Therapeutic potential of topical administration of acriflavine against hypoxia-inducible factors for corneal fibrosis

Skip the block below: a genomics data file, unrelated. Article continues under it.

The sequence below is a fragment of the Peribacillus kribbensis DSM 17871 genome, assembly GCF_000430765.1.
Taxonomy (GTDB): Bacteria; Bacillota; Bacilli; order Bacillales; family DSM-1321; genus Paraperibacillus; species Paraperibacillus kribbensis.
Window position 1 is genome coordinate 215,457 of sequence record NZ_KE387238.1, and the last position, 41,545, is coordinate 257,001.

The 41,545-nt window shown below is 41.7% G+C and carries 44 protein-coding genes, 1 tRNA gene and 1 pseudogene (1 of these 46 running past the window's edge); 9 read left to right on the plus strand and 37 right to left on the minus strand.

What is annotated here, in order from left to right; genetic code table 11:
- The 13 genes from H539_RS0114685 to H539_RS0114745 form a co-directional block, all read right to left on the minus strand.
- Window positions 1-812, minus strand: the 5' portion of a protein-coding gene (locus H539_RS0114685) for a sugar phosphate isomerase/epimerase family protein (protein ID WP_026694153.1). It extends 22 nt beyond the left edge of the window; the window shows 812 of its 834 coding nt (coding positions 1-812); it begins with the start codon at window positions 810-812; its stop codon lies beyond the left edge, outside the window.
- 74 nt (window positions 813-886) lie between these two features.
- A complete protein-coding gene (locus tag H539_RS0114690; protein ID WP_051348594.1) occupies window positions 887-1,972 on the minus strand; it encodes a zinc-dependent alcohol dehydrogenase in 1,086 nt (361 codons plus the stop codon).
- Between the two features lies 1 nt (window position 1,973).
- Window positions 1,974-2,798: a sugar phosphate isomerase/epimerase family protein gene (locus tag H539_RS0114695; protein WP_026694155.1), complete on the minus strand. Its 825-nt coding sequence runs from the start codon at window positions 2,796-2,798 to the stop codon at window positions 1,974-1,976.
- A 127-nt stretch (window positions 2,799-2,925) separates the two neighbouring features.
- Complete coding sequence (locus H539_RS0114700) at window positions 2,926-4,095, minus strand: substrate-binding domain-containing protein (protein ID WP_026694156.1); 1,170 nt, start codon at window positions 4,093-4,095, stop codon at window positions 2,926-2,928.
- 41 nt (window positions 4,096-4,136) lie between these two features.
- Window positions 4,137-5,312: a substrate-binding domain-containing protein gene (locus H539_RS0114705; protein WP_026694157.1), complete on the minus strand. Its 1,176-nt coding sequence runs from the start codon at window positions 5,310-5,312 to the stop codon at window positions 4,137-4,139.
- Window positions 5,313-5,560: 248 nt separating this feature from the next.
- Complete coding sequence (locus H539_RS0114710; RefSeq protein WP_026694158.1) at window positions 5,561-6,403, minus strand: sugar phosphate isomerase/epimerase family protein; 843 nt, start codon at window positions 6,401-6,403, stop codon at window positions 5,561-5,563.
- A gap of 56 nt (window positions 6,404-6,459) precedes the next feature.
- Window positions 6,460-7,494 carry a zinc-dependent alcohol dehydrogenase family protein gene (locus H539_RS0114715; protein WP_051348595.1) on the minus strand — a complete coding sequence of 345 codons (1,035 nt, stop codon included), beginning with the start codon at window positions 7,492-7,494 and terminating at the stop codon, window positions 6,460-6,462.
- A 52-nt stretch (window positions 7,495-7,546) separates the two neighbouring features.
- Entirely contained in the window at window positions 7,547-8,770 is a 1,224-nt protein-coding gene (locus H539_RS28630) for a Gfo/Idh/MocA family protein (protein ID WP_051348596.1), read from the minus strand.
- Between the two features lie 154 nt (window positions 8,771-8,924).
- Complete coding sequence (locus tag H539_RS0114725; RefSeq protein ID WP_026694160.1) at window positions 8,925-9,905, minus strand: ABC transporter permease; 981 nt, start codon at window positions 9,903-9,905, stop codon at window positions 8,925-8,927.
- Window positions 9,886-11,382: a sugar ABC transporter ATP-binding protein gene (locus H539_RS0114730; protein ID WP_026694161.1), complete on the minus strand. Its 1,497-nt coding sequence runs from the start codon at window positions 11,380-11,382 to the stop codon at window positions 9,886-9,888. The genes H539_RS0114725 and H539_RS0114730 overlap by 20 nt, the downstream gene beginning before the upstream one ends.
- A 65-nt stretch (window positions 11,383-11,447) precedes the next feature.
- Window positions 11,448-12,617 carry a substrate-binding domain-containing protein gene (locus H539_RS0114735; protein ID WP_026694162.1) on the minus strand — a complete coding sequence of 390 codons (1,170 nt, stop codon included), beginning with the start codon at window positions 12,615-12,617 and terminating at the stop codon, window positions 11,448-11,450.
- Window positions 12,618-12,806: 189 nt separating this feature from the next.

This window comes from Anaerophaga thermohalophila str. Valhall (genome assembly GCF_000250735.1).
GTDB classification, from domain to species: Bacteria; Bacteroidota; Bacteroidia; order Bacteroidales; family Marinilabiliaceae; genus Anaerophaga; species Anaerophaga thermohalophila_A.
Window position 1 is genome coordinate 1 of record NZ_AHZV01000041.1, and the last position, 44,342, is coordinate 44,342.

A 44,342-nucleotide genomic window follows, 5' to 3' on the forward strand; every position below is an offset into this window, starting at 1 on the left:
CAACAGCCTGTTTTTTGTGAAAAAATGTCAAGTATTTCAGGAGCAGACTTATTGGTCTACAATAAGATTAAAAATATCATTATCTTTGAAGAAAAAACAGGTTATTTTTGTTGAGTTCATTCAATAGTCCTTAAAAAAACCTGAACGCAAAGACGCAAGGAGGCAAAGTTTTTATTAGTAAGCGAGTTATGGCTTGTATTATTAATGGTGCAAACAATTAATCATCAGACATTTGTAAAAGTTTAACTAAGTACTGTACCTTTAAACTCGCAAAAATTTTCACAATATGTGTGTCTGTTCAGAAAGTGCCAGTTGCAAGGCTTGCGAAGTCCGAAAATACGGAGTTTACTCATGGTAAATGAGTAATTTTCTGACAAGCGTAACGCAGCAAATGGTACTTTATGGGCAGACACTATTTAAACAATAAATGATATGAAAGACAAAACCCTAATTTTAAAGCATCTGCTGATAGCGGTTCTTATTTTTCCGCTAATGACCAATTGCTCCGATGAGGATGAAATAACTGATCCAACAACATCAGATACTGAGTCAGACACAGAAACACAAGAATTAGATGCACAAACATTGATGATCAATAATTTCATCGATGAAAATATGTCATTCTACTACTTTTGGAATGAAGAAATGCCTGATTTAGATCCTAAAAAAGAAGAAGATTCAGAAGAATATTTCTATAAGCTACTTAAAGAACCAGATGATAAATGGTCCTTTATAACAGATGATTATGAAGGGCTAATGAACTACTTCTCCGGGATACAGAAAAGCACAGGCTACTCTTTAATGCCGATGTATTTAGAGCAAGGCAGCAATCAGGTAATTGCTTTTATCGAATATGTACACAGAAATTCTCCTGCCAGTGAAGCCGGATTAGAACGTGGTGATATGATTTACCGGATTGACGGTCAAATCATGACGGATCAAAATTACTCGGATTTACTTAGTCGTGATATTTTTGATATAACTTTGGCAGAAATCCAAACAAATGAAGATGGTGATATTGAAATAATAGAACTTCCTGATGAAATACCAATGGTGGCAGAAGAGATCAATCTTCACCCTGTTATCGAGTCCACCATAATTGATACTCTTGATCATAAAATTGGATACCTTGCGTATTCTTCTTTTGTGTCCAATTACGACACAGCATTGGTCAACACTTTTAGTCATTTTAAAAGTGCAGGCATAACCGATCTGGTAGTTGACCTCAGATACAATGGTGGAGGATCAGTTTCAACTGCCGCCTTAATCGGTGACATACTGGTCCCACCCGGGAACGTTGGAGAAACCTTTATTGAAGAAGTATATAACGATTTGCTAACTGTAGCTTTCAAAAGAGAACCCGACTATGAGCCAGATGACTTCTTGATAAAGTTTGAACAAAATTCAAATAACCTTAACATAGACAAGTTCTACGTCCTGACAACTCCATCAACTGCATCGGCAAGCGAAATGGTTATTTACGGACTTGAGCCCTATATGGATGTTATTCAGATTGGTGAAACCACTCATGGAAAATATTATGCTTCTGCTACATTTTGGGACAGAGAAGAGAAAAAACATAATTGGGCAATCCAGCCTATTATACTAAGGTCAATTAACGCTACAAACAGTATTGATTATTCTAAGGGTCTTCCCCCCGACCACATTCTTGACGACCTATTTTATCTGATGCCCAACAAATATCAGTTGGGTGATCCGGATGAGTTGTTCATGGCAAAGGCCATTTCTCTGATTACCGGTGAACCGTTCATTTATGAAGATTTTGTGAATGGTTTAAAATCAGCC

Transdifferentiation of keratocytes into fibroblasts or further into myofibroblasts, which produced denser and more disorganized extracellular matrix, is the major cause of corneal fibrosis and scarring, leading to corneal blindness. TGF-β1 is the critical cytokine for the myofibroblast’s transdifferentiation and survival. Hypoxia Inducible Factor (HIF) was found to play an important role in promoting fibrosis in lung, kidney, and dermal tissues recently. Our preliminary study demonstrated that topical administration of the acriflavine (ACF), a drug inhibiting HIF dimerization, delayed corneal opacity and neovascularization after the alkali burn. To know whether ACF could prevent corneal fibrosis and improve corneal transparency, we created a mouse mechanical corneal injury model and found that topical administration of ACF significantly inhibited corneal fibrosis at day 14 post-injury. The reduction of myofibroblast marker α-SMA, and fibronectin, one of the disorganized extracellular matrix molecules, in the corneal stroma were confirmed by the examination of immunohistochemistry and real-time PCR. Furthermore, the ACF inhibited the expression of α-SMA and fibronectin in both TGF-β1 stimulated or unstimulated fibroblasts in vitro . This effect was based on the inhibition of HIF signal pathways since the levels of the HIF-1α downstream genes including Slc2a1, Bnip3 and VEGFA were downregulated. To our knowledge, this is the first time to implicate that HIFs might be a new treatment target for controlling corneal fibrosis in mechanical corneal injuries.